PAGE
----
“We’ll look into that,” says Miles Hart with a wink.

At 6 feet, 6 inches tall, Hart would cast an imposing presence if indeed such a plan was hatched. The Wayne State law grad, who earned his bachelor’s degree from Michigan State University, says that he gladly deferred to his three partners when the design of the office was taking shape.

“We all knew better than to involve me too much in that process,” he grins, instead remaining singularly focused on his work defending claims involving fraud, misrepresentation, churning, and other securities matters.

The last name on the firm’s letterhead deserves much of the credit for the artistic touch of the place, her partners agree. Karen Gould, a U-M alum with a law degree from Wayne State, has an eye for art, helping pick out distinctive pieces that add color and intrigue to the office.

Gould and Saretsky began their quest with a budgetary principle in mind – “art on a shoestring.” As such, one of the first places they looked was at an exhibit showcasing student works from the Detroit College for Creative Studies.

Then there was some homegrown artistic talent to accent. Gould’s niece, Melissa Gildenberg, a pre-med student at U-M, and her sister-in-law, Jolie Altman, both have eye-catching works featured in the office.

“Their styles and their creativity really add luster to our office collection,” says Gould, an attorney since 1991 and an editor of the law review at Wayne State.

Altman, a Birmingham artist, created a truly uplifting piece for the law firm’s collection, a striking 10,000-balloon masterpiece that welcomes visitors in the front entryway to the office. The balloons are in deflated form, of course. And to be precise, Michaels believes the number now falls short of five figures.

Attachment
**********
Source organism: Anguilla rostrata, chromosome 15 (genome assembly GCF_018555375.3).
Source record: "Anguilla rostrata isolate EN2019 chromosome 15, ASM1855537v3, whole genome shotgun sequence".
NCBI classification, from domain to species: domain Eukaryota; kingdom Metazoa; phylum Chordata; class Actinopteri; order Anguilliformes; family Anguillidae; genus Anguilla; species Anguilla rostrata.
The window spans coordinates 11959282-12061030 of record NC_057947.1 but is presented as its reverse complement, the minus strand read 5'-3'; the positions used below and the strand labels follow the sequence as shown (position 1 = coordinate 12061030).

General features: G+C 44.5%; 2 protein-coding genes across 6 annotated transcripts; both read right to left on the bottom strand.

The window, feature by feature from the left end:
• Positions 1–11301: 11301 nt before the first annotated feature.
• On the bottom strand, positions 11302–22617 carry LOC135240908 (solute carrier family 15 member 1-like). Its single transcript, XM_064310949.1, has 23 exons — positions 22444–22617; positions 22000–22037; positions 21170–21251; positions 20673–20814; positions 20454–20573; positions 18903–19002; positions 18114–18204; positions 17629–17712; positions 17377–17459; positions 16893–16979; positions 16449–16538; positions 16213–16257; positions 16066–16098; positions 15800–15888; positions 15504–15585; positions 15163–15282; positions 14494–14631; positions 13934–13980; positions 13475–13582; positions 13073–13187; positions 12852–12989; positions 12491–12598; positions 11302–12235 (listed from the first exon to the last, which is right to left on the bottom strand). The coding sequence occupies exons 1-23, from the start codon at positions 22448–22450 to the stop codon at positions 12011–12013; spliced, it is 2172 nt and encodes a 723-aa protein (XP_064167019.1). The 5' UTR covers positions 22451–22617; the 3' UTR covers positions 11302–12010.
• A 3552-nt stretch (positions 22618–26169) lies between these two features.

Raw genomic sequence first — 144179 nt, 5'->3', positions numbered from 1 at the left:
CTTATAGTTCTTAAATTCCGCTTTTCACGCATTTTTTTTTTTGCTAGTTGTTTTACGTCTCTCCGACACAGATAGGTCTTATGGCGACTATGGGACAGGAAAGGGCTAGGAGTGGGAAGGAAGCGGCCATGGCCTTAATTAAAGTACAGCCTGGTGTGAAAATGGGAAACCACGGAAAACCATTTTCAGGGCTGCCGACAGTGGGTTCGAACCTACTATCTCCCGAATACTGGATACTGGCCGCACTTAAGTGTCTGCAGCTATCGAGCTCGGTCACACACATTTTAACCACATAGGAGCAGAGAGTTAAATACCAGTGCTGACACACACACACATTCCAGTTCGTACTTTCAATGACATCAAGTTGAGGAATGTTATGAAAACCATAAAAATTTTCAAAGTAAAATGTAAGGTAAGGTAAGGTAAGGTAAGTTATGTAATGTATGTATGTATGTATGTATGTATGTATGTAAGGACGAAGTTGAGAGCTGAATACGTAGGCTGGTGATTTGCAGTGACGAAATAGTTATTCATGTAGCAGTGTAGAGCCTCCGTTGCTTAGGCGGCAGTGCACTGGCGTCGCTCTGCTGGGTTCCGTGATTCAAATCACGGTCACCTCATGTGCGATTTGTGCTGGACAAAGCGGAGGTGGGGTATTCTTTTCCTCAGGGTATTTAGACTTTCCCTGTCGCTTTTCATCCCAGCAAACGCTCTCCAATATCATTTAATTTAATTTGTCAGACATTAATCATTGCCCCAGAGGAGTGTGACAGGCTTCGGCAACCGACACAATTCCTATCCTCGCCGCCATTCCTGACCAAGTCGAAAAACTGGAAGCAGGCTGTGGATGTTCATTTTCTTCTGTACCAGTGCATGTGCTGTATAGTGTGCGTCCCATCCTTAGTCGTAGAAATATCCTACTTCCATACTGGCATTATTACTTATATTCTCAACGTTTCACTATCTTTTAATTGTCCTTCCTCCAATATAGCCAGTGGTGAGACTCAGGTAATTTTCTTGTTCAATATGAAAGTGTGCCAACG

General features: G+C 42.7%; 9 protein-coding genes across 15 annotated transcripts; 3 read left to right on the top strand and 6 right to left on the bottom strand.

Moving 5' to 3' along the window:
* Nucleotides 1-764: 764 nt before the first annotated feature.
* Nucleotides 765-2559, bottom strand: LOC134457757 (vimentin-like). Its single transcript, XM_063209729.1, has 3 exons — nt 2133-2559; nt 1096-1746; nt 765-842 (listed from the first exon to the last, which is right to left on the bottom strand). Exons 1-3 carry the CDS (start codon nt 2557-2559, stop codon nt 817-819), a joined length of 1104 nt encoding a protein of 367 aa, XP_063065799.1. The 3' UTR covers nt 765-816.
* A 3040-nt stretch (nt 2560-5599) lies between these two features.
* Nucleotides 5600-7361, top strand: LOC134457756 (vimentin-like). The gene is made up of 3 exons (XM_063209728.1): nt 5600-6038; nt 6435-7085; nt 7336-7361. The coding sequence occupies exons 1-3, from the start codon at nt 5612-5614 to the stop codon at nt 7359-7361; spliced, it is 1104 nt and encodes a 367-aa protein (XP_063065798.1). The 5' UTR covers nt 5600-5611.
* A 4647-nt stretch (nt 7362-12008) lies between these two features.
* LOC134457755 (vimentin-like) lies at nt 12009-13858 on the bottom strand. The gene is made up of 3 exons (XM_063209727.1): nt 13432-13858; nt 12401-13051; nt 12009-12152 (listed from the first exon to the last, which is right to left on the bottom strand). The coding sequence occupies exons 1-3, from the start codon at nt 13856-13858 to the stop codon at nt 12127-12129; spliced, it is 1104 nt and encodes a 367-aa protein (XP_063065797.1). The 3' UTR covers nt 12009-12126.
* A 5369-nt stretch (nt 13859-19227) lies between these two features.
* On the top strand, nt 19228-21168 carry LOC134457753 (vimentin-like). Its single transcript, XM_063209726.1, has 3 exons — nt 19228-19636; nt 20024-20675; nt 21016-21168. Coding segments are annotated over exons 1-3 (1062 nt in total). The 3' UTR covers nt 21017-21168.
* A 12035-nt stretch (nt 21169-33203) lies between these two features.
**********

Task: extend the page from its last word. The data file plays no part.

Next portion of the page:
“I think my kids have plucked a few of the balloons,” he admits.

They, like others young and old, also probably have raided the candy jars just down the hallway. The sugar-coated wall is lined with some 30 jars of treats, ranging from M & M’s to Snickers bars to chewy Bit-O-Honey.

“That wall has helped diffuse a lot of contentious matters,” says Saretsky with a smile. “It has a way of putting people in a good mood, no matter what they’ve just been through.”

To the back of the building hang several more conversation-starting pieces of art. Foremost is a gigantic leather briefcase, complete with “size 92” men’s briefs, neatly tucked away inside. It was a gift from a satisfied client, says Saretsky.

In a nearby conference room is a map of the Continental United States, carved together with vintage license plates. In the main conference room is a giant antique wheel, positioned alongside a rocket ship loaded with gumballs. The rocket was an office-warming gift from a friend of Gould’s and was a prophetic sign that the firm’s practice would “take off.”

It has, due largely to the legal expertise they share and their expressed desire to create a work atmosphere where the sky’s the limit. Each Friday, during the warm weather months, the firm’s staff gathers outside for a lunchtime barbecue, sharing tasty summer dishes and a sense of togetherness.

“It’s our Crazy Glue,” Saretsky says of the summer rituals.

This feature first appeared in the Spring 2010 issue of MOTION Magazine.